• Bald Cypress and Water Tupelo along Cedar Creek

    Congaree

    National Park South Carolina

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  • Trail Conditions

    Trails have been adversely impacted by an active flood season and winter ice storms. They are littered with debris and many markers are missing. All hikers should use a compass and map when hiking in the park. A trail marking project is underway. More »

  • Paddling Conditions

    Numerous portages exist along Cedar Creek. Please plan accordingly when preparing to paddle in the park and be sure you are prepared for a safe trip.

Join Rangers and Volunteers for Programs in September

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Date: September 4, 2013
Contact: Lauren Gurniewicz, 803-647-3969

The public is invited to join park rangers and volunteers for guided programs at Congaree National Park this month. All programs are free and begin at the Harry Hampton Visitor Center.

Bark in the Park: Join a park ranger on a 2.4 mile, dog-friendly hike to learn how people and animals have interacted with the forest over time. The best behaved dog will take home an official "Bark Ranger" bandana! This hike is weather permitting; if the heat index is too high for a comfortable walk with dogs, we will notify participants of the cancellation. Limited to ten participants. Reservations required, call 803-647-3970.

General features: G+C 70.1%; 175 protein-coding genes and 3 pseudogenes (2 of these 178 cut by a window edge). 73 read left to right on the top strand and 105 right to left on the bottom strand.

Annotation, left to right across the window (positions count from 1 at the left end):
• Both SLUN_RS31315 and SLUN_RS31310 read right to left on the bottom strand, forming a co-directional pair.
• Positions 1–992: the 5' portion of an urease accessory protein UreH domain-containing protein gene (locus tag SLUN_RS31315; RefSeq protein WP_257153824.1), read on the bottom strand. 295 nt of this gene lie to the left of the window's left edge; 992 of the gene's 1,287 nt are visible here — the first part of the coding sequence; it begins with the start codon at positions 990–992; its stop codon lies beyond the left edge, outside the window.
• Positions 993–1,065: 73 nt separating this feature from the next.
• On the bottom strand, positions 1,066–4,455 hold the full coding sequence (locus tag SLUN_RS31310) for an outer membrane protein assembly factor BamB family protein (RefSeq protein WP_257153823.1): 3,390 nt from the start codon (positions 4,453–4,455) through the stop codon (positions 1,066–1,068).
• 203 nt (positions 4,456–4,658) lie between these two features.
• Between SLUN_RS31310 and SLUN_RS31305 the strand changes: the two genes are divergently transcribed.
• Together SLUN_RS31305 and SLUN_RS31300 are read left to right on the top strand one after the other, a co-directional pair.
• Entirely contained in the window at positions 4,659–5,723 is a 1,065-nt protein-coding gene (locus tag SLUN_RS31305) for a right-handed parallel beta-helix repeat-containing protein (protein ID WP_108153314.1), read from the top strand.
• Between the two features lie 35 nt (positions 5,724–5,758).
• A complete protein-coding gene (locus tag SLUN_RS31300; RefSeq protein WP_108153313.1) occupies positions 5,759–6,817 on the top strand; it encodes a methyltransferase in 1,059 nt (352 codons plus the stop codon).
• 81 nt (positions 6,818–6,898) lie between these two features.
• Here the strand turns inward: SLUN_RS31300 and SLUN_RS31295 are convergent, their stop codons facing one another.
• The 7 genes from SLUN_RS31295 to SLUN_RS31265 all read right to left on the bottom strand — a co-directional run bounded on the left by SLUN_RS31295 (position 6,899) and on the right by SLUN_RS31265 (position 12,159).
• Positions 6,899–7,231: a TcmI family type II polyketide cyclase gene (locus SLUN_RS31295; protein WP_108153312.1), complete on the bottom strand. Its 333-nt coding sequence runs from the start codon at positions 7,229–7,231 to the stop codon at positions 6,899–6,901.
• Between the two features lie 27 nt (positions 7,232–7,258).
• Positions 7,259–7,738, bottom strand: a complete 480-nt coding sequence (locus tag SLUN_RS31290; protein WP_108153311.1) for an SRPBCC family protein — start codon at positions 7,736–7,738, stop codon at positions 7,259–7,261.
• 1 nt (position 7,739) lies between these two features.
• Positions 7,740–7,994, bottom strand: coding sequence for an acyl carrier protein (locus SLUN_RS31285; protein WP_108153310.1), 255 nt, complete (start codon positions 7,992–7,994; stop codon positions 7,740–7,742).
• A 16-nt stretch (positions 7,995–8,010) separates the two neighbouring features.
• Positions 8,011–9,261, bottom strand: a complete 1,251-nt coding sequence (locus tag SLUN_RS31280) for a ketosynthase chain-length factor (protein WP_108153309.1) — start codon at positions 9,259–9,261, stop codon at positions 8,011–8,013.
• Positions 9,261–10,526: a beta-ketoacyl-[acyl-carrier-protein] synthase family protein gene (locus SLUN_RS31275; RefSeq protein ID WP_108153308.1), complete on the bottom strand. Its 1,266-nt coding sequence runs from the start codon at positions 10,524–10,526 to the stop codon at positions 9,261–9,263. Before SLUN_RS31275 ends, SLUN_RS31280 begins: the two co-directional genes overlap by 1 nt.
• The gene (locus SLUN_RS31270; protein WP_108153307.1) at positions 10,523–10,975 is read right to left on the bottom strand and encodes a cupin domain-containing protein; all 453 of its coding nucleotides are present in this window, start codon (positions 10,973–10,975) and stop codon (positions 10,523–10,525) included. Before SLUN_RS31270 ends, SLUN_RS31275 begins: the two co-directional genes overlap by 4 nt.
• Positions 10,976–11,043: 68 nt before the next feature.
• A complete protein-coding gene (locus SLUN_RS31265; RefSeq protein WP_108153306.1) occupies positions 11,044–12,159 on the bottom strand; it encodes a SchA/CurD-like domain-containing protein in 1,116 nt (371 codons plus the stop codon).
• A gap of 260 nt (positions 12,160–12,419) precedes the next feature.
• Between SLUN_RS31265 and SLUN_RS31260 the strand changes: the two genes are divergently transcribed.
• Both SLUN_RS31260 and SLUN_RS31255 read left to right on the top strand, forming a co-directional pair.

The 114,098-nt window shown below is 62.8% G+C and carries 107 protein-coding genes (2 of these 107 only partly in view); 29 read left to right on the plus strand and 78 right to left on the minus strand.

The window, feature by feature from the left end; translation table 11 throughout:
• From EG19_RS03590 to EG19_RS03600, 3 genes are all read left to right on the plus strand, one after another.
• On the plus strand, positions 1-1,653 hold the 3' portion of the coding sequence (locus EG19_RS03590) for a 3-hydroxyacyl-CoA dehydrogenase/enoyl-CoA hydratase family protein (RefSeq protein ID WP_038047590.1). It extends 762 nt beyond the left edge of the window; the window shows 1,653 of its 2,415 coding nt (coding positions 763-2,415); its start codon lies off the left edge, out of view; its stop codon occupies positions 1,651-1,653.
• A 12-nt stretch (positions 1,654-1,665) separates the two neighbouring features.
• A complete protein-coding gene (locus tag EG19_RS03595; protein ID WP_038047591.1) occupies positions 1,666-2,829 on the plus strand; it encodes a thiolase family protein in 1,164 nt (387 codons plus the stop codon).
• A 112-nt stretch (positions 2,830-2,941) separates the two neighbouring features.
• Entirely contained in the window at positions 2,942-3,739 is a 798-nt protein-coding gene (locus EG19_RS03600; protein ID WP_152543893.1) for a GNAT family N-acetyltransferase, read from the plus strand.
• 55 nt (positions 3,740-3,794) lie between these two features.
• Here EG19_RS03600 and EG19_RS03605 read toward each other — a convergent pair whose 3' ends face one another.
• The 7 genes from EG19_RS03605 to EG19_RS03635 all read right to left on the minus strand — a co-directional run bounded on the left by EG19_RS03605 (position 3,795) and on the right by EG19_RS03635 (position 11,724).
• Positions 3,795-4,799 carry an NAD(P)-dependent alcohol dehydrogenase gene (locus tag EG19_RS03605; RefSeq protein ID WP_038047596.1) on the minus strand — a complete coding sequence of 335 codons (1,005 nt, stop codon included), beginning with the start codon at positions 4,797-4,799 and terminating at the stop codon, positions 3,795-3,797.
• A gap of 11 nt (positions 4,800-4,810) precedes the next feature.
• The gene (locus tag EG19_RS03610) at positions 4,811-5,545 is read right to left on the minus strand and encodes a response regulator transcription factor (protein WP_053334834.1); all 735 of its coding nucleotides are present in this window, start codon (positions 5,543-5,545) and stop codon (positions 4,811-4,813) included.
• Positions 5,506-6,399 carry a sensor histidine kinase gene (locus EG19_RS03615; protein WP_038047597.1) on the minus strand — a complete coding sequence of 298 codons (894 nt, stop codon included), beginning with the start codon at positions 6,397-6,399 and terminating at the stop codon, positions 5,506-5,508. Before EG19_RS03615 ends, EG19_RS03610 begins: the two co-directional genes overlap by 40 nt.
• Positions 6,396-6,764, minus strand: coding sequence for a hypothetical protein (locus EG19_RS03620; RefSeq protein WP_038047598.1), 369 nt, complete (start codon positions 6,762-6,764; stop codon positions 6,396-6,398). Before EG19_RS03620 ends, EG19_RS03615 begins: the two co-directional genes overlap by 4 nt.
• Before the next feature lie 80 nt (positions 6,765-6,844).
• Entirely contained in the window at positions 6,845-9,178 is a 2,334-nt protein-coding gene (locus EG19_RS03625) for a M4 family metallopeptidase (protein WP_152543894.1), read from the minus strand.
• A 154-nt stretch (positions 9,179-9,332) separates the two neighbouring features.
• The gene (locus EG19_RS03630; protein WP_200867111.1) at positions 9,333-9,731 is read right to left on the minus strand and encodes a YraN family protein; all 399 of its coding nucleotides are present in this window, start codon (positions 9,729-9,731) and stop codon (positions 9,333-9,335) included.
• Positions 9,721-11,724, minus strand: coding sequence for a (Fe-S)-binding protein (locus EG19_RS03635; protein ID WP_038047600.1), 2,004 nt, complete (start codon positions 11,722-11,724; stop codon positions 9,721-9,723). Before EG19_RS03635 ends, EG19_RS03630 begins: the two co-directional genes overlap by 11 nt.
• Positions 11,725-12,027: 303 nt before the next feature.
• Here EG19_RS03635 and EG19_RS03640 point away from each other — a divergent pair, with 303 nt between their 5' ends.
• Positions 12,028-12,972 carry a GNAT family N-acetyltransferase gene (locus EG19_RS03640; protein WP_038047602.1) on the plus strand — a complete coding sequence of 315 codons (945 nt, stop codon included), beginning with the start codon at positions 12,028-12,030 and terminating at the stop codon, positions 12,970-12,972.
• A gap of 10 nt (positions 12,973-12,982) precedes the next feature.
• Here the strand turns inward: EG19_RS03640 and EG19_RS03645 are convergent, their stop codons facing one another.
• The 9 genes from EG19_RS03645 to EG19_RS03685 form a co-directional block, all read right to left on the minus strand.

September 21 & 28 @ 10:00 am

Better with Age: Join a ranger for a short program about the value of Congaree's towering old-growth forest.

September 1, 7 & 8 @ 2:00 pm

Nature Discovery: Walk with a park volunteer to look and listen for animals in the forest.

September 7 & 21 @ 9:30 am

Tree Trek: Explore the old-growth forest along the boardwalk with a park ranger.

September 1 & 14 @ 10:00 am

September 1, 14, 22, 28 & 29 @ 2:00 pm

For more information call 803-647-3970. Join Congaree National Park on social media: facebook.com/CongareeNP,@CongareeNPS on Twitter, flickr.com/photos/congareenps/ and pinterest.com/congareenps.

Did You Know?

Congaree National Park

Within the park are cattle mounds. These mounds were built to allow livestock to climb to higher ground during floods. In 1996 these mounds were added to the National Register of Historic Places